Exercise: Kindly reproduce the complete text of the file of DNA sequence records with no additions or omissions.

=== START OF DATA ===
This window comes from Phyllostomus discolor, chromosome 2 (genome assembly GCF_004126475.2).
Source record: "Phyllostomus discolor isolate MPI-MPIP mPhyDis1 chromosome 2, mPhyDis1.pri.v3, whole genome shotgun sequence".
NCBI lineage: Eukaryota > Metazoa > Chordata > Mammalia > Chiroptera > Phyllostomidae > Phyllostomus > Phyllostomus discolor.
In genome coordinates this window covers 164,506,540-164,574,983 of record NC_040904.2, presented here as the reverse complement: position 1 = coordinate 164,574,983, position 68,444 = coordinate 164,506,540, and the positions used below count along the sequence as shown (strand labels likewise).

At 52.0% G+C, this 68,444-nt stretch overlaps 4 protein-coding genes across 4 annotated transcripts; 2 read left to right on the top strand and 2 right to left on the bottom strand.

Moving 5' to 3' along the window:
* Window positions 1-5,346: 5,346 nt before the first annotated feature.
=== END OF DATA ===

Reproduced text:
This window comes from Phyllostomus discolor, chromosome 2 (genome assembly GCF_004126475.2).
Source record: "Phyllostomus discolor isolate MPI-MPIP mPhyDis1 chromosome 2, mPhyDis1.pri.v3, whole genome shotgun sequence".
NCBI lineage: Eukaryota > Metazoa > Chordata > Mammalia > Chiroptera > Phyllostomidae > Phyllostomus > Phyllostomus discolor.
In genome coordinates this window covers 164,506,540-164,574,983 of record NC_040904.2, presented here as the reverse complement: position 1 = coordinate 164,574,983, position 68,444 = coordinate 164,506,540, and the positions used below count along the sequence as shown (strand labels likewise).

At 52.0% G+C, this 68,444-nt stretch overlaps 4 protein-coding genes across 4 annotated transcripts; 2 read left to right on the top strand and 2 right to left on the bottom strand.

Moving 5' to 3' along the window:
* Window positions 1-5,346: 5,346 nt before the first annotated feature.